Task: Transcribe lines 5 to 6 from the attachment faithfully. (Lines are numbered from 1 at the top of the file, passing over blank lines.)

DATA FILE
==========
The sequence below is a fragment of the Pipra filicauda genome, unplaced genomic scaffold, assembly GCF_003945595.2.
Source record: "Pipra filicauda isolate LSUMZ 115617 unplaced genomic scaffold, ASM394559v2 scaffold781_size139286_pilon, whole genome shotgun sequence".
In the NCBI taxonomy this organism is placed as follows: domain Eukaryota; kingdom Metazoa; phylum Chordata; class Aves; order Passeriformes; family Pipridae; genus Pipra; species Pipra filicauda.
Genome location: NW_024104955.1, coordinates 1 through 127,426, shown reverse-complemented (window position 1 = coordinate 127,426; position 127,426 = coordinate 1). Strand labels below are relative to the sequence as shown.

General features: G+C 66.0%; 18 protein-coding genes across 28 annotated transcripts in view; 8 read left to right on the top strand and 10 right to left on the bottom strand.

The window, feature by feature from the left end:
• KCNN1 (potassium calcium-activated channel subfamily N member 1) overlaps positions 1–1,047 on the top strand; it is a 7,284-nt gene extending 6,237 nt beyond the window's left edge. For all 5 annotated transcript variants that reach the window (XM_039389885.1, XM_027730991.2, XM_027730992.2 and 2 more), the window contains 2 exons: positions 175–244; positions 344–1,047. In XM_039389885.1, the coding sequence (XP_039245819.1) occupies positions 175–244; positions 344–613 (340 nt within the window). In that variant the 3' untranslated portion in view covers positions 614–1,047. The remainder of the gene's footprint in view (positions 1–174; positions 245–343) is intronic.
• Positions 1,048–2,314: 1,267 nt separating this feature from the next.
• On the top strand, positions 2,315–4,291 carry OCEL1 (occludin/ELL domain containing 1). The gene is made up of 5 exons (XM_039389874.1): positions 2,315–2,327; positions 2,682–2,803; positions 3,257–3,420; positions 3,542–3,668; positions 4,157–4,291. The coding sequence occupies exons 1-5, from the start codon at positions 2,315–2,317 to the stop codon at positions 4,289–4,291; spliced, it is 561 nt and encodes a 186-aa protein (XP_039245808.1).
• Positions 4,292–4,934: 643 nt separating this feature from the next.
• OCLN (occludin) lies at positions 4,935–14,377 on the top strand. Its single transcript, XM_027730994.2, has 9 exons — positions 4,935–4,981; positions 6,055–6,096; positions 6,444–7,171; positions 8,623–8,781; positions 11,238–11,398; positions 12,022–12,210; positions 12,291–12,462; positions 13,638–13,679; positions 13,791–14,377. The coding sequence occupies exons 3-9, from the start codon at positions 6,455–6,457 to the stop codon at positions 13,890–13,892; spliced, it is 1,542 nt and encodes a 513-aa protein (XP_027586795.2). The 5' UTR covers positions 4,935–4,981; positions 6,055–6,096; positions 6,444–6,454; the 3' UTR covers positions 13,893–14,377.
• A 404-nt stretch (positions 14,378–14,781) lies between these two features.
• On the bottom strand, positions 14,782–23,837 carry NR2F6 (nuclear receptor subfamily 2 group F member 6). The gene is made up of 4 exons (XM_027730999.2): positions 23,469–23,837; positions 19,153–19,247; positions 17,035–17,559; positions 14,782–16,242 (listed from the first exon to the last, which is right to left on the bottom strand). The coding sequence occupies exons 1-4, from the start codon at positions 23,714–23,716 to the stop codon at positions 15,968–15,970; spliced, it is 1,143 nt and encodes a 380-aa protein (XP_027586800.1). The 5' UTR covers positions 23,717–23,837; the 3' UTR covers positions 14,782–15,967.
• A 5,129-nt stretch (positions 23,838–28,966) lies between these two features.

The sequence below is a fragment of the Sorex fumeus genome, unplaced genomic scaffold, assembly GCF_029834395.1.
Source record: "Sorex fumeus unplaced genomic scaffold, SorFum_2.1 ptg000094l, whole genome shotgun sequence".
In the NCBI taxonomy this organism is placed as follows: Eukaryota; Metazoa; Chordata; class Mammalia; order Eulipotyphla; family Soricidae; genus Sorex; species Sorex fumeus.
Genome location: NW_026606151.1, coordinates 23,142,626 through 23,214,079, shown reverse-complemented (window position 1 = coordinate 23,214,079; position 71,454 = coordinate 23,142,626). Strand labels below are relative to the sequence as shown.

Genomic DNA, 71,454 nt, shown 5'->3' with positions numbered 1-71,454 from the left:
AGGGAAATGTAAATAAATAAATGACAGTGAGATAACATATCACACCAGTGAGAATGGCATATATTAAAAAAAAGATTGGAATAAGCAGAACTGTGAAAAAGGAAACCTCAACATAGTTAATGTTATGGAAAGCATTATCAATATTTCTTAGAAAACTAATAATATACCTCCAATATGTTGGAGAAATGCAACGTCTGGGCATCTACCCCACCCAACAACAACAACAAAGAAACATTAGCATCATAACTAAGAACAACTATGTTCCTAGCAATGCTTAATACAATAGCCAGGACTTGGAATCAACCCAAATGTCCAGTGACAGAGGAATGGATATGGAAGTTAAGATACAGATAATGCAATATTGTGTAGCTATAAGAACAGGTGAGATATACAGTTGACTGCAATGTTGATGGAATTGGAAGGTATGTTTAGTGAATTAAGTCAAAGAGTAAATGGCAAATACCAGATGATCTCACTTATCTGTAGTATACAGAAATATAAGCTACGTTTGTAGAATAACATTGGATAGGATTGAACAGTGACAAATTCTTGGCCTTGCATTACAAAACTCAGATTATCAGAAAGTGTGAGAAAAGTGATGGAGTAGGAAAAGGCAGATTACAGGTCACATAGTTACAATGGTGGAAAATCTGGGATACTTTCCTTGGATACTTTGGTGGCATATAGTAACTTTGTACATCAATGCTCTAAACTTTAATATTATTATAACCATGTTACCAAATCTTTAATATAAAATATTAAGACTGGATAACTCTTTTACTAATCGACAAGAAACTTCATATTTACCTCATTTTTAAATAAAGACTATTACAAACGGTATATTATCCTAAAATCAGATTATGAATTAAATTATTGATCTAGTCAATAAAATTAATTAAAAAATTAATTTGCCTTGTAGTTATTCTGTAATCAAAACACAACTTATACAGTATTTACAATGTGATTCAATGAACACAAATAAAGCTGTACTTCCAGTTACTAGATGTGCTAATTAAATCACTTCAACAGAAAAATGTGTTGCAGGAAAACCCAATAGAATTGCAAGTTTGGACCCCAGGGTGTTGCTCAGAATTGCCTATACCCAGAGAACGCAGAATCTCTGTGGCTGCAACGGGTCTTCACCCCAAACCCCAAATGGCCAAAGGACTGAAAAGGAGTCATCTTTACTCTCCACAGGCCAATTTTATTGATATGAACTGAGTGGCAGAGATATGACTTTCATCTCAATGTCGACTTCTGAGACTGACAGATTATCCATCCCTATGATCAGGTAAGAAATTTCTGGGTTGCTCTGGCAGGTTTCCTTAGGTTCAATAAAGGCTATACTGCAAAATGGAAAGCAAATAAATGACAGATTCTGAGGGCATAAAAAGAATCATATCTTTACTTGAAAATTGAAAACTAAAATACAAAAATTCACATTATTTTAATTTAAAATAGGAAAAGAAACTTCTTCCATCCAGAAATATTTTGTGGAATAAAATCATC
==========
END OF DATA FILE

General features: G+C 66.0%; 18 protein-coding genes across 28 annotated transcripts in view; 8 read left to right on the top strand and 10 right to left on the bottom strand.

The window, feature by feature from the left end: